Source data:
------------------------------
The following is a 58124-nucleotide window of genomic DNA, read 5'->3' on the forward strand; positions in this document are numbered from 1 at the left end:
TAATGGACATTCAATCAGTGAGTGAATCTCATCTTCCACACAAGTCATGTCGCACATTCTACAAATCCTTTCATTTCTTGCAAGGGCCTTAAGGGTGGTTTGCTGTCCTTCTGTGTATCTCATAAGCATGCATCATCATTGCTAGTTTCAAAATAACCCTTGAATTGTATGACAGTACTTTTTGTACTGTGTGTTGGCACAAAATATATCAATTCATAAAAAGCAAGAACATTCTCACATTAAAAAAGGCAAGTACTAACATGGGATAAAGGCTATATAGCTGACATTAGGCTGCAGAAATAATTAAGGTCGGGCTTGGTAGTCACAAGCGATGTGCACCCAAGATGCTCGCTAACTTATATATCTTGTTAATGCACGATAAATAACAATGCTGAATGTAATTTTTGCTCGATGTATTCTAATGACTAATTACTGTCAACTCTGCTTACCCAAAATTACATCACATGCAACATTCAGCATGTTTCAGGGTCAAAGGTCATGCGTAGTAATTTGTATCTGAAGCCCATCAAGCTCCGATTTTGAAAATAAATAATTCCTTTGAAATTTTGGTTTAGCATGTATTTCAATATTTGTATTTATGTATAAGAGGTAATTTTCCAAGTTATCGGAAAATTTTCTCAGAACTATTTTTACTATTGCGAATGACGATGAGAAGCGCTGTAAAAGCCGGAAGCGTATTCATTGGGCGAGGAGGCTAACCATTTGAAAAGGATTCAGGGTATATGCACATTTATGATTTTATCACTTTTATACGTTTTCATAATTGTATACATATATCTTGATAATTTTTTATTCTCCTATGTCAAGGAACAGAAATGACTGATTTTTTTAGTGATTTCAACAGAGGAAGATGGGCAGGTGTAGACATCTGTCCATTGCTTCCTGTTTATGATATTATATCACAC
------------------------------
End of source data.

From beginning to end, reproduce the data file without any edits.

The following is a 58124-nucleotide window of genomic DNA, read 5'->3' on the forward strand; positions in this document are numbered from 1 at the left end:
TAATGGACATTCAATCAGTGAGTGAATCTCATCTTCCACACAAGTCATGTCGCACATTCTACAAATCCTTTCATTTCTTGCAAGGGCCTTAAGGGTGGTTTGCTGTCCTTCTGTGTATCTCATAAGCATGCATCATCATTGCTAGTTTCAAAATAACCCTTGAATTGTATGACAGTACTTTTTGTACTGTGTGTTGGCACAAAATATATCAATTCATAAAAAGCAAGAACATTCTCACATTAAAAAAGGCAAGTACTAACATGGGATAAAGGCTATATAGCTGACATTAGGCTGCAGAAATAATTAAGGTCGGGCTTGGTAGTCACAAGCGATGTGCACCCAAGATGCTCGCTAACTTATATATCTTGTTAATGCACGATAAATAACAATGCTGAATGTAATTTTTGCTCGATGTATTCTAATGACTAATTACTGTCAACTCTGCTTACCCAAAATTACATCACATGCAACATTCAGCATGTTTCAGGGTCAAAGGTCATGCGTAGTAATTTGTATCTGAAGCCCATCAAGCTCCGATTTTGAAAATAAATAATTCCTTTGAAATTTTGGTTTAGCATGTATTTCAATATTTGTATTTATGTATAAGAGGTAATTTTCCAAGTTATCGGAAAATTTTCTCAGAACTATTTTTACTATTGCGAATGACGATGAGAAGCGCTGTAAAAGCCGGAAGCGTATTCATTGGGCGAGGAGGCTAACCATTTGAAAAGGATTCAGGGTATATGCACATTTATGATTTTATCACTTTTATACGTTTTCATAATTGTATACATATATCTTGATAATTTTTTATTCTCCTATGTCAAGGAACAGAAATGACTGATTTTTTTAGTGATTTCAACAGAGGAAGATGGGCAGGTGTAGACATCTGTCCATTGCTTCCTGTTTATGATATTATATCACAC